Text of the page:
I carry my fountain pen filled with waterproof ink and my homemade sketchbook with me on my morning walks. When I do an ink sketch I also take a photograph, usually with my cell phone and use watercolours later when I’m home to finish them. I also take photos with my camera to paint later.


The two watercolour sketches above were done from photographs taken about 30 minutes apart. One facing east, the other west.

The next two were sketched in ink on location and coloured in later with watercolours
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Grassy Bay

These are some recent watercolour sketches I did from photographs taken on my early morning walks.

Watercolour of osprey in nest back lit by early morning lightThe ospreys are not always at their nest. If they are, as soon as  I appear around the corner, they usually take flight and cry alerting me to the fact that they are there. They fly out over the road and then circle back and away from view.

watercolor of great blue heronThere is usually a Great Blue Heron fishing in Grassy Bay. It is shy and will fly away as soon as it sees me. If it feels safe enough to stay I usually have to use my binoculars to find it.

The picture I based this painting on was taken on a sunny morning. The light made the reeds glow.

Rocks and Waves

Here are some watercolour sketches I did on my recent trip to California.  I was there for the NIADA doll conference. We stayed at the Asilomar Hotel and Conference Grounds in Pacific Grove, California.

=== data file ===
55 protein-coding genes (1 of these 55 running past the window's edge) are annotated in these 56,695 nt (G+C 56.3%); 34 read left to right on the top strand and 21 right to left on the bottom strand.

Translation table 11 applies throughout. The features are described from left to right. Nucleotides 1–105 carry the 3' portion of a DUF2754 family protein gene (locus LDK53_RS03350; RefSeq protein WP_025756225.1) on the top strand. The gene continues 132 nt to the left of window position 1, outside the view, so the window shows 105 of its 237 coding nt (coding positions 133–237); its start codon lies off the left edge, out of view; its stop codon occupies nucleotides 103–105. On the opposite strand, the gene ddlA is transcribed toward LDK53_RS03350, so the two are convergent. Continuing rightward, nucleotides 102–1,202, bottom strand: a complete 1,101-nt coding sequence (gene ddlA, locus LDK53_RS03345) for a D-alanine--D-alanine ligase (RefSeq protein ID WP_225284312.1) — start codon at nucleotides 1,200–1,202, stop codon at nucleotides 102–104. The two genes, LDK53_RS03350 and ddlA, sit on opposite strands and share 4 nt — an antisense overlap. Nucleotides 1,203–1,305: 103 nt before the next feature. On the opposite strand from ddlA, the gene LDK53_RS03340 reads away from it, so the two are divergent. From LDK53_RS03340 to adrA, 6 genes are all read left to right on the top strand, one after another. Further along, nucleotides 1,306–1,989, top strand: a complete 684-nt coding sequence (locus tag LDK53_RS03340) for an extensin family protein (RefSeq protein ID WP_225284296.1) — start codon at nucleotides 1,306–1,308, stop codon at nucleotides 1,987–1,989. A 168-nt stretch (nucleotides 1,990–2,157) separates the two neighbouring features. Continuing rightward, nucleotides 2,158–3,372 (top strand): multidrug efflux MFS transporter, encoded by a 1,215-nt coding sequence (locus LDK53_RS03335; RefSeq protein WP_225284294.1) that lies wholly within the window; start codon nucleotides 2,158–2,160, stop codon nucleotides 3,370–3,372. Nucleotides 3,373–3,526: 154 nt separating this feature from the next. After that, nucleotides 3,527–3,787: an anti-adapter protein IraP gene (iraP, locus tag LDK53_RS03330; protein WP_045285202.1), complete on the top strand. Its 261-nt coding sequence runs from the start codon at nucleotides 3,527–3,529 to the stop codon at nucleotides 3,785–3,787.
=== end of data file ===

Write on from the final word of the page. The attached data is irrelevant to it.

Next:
Early each morning during the conference I went down to the beach with my watercolours to sketch.

For the first 2 efforts, I did an under painting the first day and went back on the second day to (mostly) finish it. I added the final touches later in my room.

I had just started this sketch when I saw movement out of the corner of my eye. There were seals on the rocks to my left. I didn’t sketch them as they were difficult to see in the shadows on the rocks. I do have other sketches of seals and sea lions in my sketchbook form other locations.

For my third sketch, I did most of it on location on one morning and finished it in my room later.
I was in the middle of the sketch when I looked up and saw off to the side a deer and her fawn just a feet feet away. The mother was waking away but the fawn had its back to me and I was able to grab my camera and get a few shots of it before it went off to join its mother.

All of the watercolour sketches were done with no preliminary drawing.

Earth Goddess

My latest fabric sculpture is an Earth Goddess. She is inspired by the colours and shapes of the ochre quarries of Rousillon, France which I visited several years ago. There is no mining of the ochre now but you can visit an old quarry.

Fabric sculpture of an Earth Goddess

Poly: Earth Goddess – Fabric Sculpture by Nancy Leigh-Smith

I took this doll to the NIADA Conference in Asilomar, Pacific Grove, California, where I had a great time and met some wonderful doll artists.

In order to facilitate packing and transportation I used magnets to join the legs to the torso.

Cloth sculpture

Back view of Poly: Earth Goddess – Fabric Sculpture by Nancy Leigh-Smith

 

 

 

 

 

I painted her with watercolours before adding the face features with  pastel pencils. I painted absorbant ground on the base before painting it with the same watercolours.

 

Face detail of Art Doll

Face Detail of Poly: Earth Goddess – Fabric Sculpture by Nancy Leigh-Smith

 

 

 

 

I spun the yarn for the hair on a drop spindle before sewing it to the head.

 

 

 

 

 

 

 

I randomly beaded the light parts of her torso, arms and legs.

Beading detail on Cloth Art Doll

Beading Detail on Poly: Earth Goddess – Fabric Sculpture by Nancy Leigh-Smith

She is named Poly because she has 6 fingers on each of her hands.